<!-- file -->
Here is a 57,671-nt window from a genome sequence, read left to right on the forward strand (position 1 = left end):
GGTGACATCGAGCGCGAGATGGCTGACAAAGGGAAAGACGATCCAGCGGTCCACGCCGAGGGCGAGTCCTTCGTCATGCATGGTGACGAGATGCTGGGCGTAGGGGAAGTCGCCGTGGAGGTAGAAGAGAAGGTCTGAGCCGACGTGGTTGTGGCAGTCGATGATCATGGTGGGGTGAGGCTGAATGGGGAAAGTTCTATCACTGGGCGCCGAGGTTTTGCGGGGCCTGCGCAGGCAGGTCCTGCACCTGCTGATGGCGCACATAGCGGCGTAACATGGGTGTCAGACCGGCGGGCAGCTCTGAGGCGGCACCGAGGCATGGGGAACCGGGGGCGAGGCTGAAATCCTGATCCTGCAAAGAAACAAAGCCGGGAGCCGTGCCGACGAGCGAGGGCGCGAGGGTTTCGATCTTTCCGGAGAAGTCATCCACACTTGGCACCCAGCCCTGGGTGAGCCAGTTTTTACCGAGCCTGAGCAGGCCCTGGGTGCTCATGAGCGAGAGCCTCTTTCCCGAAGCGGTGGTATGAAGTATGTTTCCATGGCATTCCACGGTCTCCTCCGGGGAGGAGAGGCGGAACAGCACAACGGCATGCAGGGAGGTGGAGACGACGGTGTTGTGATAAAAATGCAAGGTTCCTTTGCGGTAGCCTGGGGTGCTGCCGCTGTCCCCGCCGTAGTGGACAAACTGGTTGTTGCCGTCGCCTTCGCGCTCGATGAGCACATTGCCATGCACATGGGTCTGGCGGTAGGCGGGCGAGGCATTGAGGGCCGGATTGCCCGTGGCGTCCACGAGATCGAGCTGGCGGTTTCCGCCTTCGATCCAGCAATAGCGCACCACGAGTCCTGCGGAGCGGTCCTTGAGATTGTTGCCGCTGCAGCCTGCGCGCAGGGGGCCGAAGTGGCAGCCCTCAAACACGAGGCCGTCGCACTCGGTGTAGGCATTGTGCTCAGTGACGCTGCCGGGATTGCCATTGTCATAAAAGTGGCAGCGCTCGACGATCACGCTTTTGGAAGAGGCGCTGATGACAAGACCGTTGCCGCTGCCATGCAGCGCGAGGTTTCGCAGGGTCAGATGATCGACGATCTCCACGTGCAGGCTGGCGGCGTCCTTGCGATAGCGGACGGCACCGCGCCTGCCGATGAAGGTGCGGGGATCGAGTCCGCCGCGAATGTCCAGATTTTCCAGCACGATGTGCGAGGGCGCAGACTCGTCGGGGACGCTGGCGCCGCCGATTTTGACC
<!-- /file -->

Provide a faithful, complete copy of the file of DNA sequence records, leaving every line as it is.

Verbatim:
Here is a 57,671-nt window from a genome sequence, read left to right on the forward strand (position 1 = left end):
GGTGACATCGAGCGCGAGATGGCTGACAAAGGGAAAGACGATCCAGCGGTCCACGCCGAGGGCGAGTCCTTCGTCATGCATGGTGACGAGATGCTGGGCGTAGGGGAAGTCGCCGTGGAGGTAGAAGAGAAGGTCTGAGCCGACGTGGTTGTGGCAGTCGATGATCATGGTGGGGTGAGGCTGAATGGGGAAAGTTCTATCACTGGGCGCCGAGGTTTTGCGGGGCCTGCGCAGGCAGGTCCTGCACCTGCTGATGGCGCACATAGCGGCGTAACATGGGTGTCAGACCGGCGGGCAGCTCTGAGGCGGCACCGAGGCATGGGGAACCGGGGGCGAGGCTGAAATCCTGATCCTGCAAAGAAACAAAGCCGGGAGCCGTGCCGACGAGCGAGGGCGCGAGGGTTTCGATCTTTCCGGAGAAGTCATCCACACTTGGCACCCAGCCCTGGGTGAGCCAGTTTTTACCGAGCCTGAGCAGGCCCTGGGTGCTCATGAGCGAGAGCCTCTTTCCCGAAGCGGTGGTATGAAGTATGTTTCCATGGCATTCCACGGTCTCCTCCGGGGAGGAGAGGCGGAACAGCACAACGGCATGCAGGGAGGTGGAGACGACGGTGTTGTGATAAAAATGCAAGGTTCCTTTGCGGTAGCCTGGGGTGCTGCCGCTGTCCCCGCCGTAGTGGACAAACTGGTTGTTGCCGTCGCCTTCGCGCTCGATGAGCACATTGCCATGCACATGGGTCTGGCGGTAGGCGGGCGAGGCATTGAGGGCCGGATTGCCCGTGGCGTCCACGAGATCGAGCTGGCGGTTTCCGCCTTCGATCCAGCAATAGCGCACCACGAGTCCTGCGGAGCGGTCCTTGAGATTGTTGCCGCTGCAGCCTGCGCGCAGGGGGCCGAAGTGGCAGCCCTCAAACACGAGGCCGTCGCACTCGGTGTAGGCATTGTGCTCAGTGACGCTGCCGGGATTGCCATTGTCATAAAAGTGGCAGCGCTCGACGATCACGCTTTTGGAAGAGGCGCTGATGACAAGACCGTTGCCGCTGCCATGCAGCGCGAGGTTTCGCAGGGTCAGATGATCGACGATCTCCACGTGCAGGCTGGCGGCGTCCTTGCGATAGCGGACGGCACCGCGCCTGCCGATGAAGGTGCGGGGATCGAGTCCGCCGCGAATGTCCAGATTTTCCAGCACGATGTGCGAGGGCGCAGACTCGTCGGGGACGCTGGCGCCGCCGATTTTGACC